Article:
Ross Cocheo works in the health care industry, loves playing rugby, airbrushing custom fishing lures, creating humorous videos on his YouTube channel (The English Channel Fishing) and, of course, fishing. The man drips charm and charisma, and in so many ways, he is relatable – save one: Cocheo has never been skunked on a musky trip.
You’ve probably heard of musky. The “Fish of 10,000 Casts” is on every North American angler’s bucket list but usually just disappoints.
After scouting a nearby lake with Fishbrain, Cocheo went out and caught a musky on his first trip. And his second. And his third. And so on. Now half a dozen trips in, Cocheo or his fishing companion have boated a musky every time they’ve fished for them on his two-person canoe. With odds like these, I jumped at the chance to fish with him on what has become my annual road trip this summer, going to a place last week that I’d never before been: New Jersey.
I fished the first night in his local lake with Cocheo and his buddy, J.P., and we caught smaller fish until the sun went down. I was barely able to sleep that night because even though I knew I wasn’t supposed to get my hopes up, I did. I got them way up, and I paid for it.
I should’ve paid in 10,000 casts. Instead, Cocheo and I paid in heartbreak and tested our resiliency to its core. At every turn, we should’ve admitted defeat and given up. His car broke down. We couldn’t find the musky net. His musky lures were in his car at the mechanics, and we had to wait for the shop to open, so we didn’t get on the water until midmorning. We felt sick all morning from Dunkin Donuts and took a few pit stops. The seats in his canoe broke. The drain plug leaked. The bathrooms were closed when we arrived, and well … I won’t go into that.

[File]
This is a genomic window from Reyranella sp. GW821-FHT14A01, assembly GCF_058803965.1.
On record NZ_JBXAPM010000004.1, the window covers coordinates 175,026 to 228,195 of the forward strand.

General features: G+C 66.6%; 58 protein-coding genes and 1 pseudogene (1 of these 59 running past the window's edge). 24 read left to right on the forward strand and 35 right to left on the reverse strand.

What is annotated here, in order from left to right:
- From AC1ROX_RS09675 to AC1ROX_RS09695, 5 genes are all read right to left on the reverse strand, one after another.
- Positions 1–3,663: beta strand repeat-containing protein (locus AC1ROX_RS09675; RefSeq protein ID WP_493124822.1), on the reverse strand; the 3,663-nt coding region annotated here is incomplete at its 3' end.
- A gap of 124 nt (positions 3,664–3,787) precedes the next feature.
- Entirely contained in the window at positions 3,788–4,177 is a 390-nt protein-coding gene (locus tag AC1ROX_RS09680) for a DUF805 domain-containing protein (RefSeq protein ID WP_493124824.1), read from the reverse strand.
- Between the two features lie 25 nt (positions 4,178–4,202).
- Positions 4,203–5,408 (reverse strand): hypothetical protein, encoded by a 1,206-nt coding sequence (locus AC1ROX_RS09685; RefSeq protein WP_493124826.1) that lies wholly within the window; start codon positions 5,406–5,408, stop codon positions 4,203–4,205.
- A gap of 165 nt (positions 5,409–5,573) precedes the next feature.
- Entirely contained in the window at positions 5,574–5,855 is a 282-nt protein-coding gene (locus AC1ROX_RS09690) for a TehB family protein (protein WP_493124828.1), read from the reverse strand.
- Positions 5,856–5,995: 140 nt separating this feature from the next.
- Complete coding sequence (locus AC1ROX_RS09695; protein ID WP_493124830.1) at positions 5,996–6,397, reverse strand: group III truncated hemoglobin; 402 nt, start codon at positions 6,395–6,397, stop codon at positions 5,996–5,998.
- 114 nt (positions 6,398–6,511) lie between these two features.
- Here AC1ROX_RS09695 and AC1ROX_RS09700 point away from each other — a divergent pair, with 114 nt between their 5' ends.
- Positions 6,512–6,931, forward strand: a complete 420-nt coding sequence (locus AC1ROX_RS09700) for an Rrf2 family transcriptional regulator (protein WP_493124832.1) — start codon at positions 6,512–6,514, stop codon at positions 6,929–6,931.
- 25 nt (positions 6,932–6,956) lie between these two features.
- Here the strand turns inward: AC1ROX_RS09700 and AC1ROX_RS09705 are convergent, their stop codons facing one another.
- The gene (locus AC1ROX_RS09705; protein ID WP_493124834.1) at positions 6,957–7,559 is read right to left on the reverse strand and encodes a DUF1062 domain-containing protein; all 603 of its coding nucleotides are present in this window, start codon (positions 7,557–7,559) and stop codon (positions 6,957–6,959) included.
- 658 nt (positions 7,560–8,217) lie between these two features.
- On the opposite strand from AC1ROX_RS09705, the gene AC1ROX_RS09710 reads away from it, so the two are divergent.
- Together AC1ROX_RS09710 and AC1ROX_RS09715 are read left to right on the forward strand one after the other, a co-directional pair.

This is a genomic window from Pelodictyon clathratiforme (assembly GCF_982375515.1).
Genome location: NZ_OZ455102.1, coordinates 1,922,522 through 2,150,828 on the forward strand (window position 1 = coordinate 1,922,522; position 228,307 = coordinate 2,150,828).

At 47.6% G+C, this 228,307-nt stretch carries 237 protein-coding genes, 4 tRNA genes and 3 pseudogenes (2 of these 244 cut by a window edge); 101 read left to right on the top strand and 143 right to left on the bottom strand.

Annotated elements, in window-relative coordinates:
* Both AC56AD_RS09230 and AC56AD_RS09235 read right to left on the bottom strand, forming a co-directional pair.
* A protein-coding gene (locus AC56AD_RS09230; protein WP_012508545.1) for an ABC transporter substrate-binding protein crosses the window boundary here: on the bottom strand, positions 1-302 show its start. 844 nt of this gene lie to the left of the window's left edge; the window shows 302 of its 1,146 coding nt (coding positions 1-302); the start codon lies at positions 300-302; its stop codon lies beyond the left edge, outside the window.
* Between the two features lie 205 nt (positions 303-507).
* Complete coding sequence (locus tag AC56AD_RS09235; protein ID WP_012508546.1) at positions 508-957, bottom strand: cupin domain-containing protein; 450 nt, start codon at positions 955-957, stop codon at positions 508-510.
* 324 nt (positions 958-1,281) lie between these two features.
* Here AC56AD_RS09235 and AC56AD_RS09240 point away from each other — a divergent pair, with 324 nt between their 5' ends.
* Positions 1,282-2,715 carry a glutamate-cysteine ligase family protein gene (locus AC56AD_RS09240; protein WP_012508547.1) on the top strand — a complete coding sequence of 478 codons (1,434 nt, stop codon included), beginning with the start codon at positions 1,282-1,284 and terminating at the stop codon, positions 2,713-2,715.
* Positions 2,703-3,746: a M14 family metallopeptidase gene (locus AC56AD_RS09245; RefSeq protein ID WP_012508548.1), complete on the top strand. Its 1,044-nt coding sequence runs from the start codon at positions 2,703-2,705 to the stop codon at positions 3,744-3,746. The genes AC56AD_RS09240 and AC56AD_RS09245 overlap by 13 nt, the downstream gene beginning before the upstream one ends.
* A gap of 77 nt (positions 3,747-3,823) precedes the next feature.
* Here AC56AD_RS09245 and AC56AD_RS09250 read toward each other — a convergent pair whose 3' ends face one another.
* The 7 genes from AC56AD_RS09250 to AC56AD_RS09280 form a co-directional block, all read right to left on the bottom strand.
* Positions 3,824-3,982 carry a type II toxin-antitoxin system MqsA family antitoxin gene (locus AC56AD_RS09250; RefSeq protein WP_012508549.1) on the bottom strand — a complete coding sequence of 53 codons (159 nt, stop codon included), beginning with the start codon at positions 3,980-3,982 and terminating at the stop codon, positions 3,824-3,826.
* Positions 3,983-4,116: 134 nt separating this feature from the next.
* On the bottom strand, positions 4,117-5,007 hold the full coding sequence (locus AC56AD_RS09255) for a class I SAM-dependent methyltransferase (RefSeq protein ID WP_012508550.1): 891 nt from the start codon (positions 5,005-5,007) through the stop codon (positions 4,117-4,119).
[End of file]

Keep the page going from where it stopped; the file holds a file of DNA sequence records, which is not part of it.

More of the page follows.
As for the fishing, it was a long, hot day, and the bite was slow – almost a guarantee in musky fishing.
The first musky I saw followed my Rapala to the boat, and we were re-energized briefly, but eventually had to take a break from the stifling heat. Thankfully, the bathrooms had opened.
Trolling back out from the dock, I hooked up almost immediately, but the line got caught in the prop and broke after just enough head shakes to make me visualize the fish. Realizing it might still be on, we tried not to tip the canoe as I scrambled to grab the line off the prop. We saw the line run to the side quickly and then go slack just as I prepared to hand line my fish. My heart sank with the shiny metal lure.
Cocheo felt terrible, but I tried to be upbeat. Hey, I hooked a musky. Not many people can say that.
The first fish had hit while trolling a large SteelShad, so I stuck with it. One follow and one hookup was already an incredible day of musky fishing, so when I hooked into another fish, it scratched the face of the legendary.
The brute was strong but didn’t run or jump. Just lots of bulldogging and head shakes, but when I got him to the surface, Cocheo and I both started screaming. It. Was. Huge.
Since we didn’t have a net that would fit a musky, I guided the fish up to the surface, taking care to keep it above the weeds but below the surface. It spanned about a third the length of the canoe, and I tried not to think about that.
One hook had come free, and if that tangled in the weeks, the barely hooked fish would swim free. Cocheo expertly filmed the fight and slowly moved us some 200 agonizing yards to the only patch of shoreline without weeds on that side of the lake. I jumped out to beach the 45-inch behemoth and only peed myself a little.
After some photos, I tried to weigh it in a wet raincoat (we didn’t have the net), but it was too heavy for Cocheo’s 22-pound scale. Rather than overhandle the fish and weigh it with mine, we let it go. It was probably close to 30 pounds, and holding it up for just a few seconds of photos was exhausting after the emotional roller coaster of the day and slow cooking under humid skies. The only fish I’ve caught longer than 45 inches? Sharks and sturgeon.
That fish would’ve been enough, but as our battery died, we headed into the dock. We couldn’t troll, so we figured our day was over. Less than 50 yards from the boat ramp, I started to reel in for the day when Cocheo hooked his first tiger musky.
The battery was almost dead, and I tried paddling to the shore, but time was of the essence.
I worked its head into a tiny trout net and tailed it with the other, flopping the angry and toothy beast into the kayak just as the hook popped free to cap the greatest day.
Incredible doesn’t begin to describe a three-musky day, but it taught me something few people have to learn: one of these fish is a musky while two or more are muskies.
So while most people go musky fishing and hope to maybe occasionally catch a fish, Ross Cocheo (@the_yeti_catcher), goes muskie fishing.
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